06-I sent the following telegram of the 7 th July

I sent the following telegram of the 7 th July, to all the commanding officers:

1. The national forces, which are formed and organised for the preservation of our independence, are protected against any kind of attack or interference. The national will is sovereign in regard to the guidance of the fate of the State and the people. The Army is the willing servant of the national will.

2. If, for some reason or other, inspectors and commanders should be removed from their command, they may transfer it to their suc cessors provided that these have the necessary qualifications to work with, them; they should, however, remain in the district where they have any influence and continue to carry on their national duties as before. If, on the other hand, men should be appointed who might have been responsible for incidents similar to those that took place at Smyrna, the command is not to be handed over to them, and the inspec tors and the other commanders will refuse to recognise such appoint ments, and declare that they have entirely lost their confidence in them.

3. If, on account of pressure exercised by the Entente Powers for the purpose of facilitating the occupation of the country, the Govern ment should order any Coips or any part of the Army or of any national organisation to be disbanded, such order must neither be taken any notice of nor obeyed.

4. The Army will resist any influence or interference which would produce the weakening or dissolution of anti-annexation societies or unions for the defence of national rights, the efforts ^of which are aimed at the maintenance and preservation of national independence.

5. The Civil Administration, in the same way as the Army, is the lawful protector of the union for the defence of national rights and anti-annexation leagues in their effort to safeguard the independence of the State and the Nation.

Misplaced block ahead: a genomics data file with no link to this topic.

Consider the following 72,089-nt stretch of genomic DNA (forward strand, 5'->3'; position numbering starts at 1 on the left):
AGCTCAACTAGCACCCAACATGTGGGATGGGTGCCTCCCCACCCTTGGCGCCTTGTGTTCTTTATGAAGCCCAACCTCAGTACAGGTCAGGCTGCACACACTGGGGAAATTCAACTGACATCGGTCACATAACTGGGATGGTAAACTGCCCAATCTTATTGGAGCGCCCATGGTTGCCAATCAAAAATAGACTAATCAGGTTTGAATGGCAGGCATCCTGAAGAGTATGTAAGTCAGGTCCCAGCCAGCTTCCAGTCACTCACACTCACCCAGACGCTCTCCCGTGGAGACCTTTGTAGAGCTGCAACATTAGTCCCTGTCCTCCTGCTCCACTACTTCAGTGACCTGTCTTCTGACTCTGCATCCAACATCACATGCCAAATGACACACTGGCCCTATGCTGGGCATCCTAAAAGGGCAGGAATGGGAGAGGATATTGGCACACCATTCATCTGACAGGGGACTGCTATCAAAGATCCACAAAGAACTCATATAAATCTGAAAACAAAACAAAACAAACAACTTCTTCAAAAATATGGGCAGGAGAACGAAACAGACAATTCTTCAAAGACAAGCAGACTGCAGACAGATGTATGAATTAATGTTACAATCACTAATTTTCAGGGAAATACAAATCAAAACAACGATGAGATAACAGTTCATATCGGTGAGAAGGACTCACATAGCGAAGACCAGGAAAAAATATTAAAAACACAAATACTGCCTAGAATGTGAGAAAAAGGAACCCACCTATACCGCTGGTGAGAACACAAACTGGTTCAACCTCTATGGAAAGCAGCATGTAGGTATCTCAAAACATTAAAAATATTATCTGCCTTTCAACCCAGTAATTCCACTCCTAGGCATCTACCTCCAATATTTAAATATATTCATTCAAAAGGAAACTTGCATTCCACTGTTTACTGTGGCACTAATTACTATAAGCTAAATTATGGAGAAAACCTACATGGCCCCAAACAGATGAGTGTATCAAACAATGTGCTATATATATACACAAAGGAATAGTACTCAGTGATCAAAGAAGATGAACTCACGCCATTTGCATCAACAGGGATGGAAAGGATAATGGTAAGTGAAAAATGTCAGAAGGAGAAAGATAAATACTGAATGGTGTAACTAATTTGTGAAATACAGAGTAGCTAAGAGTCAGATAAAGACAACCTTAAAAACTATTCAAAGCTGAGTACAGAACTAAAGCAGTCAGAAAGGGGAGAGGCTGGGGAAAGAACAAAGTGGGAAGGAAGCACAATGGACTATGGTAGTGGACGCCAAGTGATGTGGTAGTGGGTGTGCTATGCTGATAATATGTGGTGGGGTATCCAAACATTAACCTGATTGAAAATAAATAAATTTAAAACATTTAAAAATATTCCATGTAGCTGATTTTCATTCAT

6. If any part of the country is attacked, the entire nation is ready to stand up for its rights. In that case, each district will imme diately communicate with the others in order to insure co-operation and joint action.

These instructions were addressed to each of the Army Comman ders and all commanders of Corps in Anatolia and Rumelia, as well as to every other person concerned.

Five or six days after this circular had been sent out, I received a telegram in cipher from Kawak signed by “Refet, commanding 4 6

the III rd Corps/ dated the 13 th July. This is the text of the tele gram:

“Colonel Selaheddin, the Chief of the War Department, has arrived from Constantinople on board on English ship to supersede me. The Ministry has commanded me to return on the same vessel. Selaheddin Bey will work in the interest of our cause. As things are at the present moment, I think I would be doing right if handed over the command to him, and I have sent in my resignation to the Ministry of War. I will give you further particulars in a special message. I am leaving for Sivas. Will you be good enough to send your reply to me through Arif Bey, commanding the 5 th Division at Amasia.”

I must confess that I was not at all satisfied with Refet Bey s action. Constantinople had been informed of his co-operation with me. If a man who is regarded as a member of this active body arrives on board an English ship to supersede him, it must directly and naturally follow that he is serving the designs of the English.

Even allowing that this is no more than a mere surmise, Refet Bey ought not suddenly to have surrendered his command, but ought at least to have waited until he had heard what I thought about it.

On the other hand, if he had had sufficient confidence to hand over his command to a successor, I should have thought that it would have been better if he had remained there for some time longer, so that he could work with him and explain the situation and our own views to him, and at the same time have put himself into communication with me before he left. But as I was now facing an accomplished fact, there was nothing left for me to do but console myself with these two considerations :

Firstly, the expression in Refet Bey s telegram “Selaheddin Bey will work in the interest of our cause/ was a definite statement; secondly, Refet Bey had not actually left for Constantinople.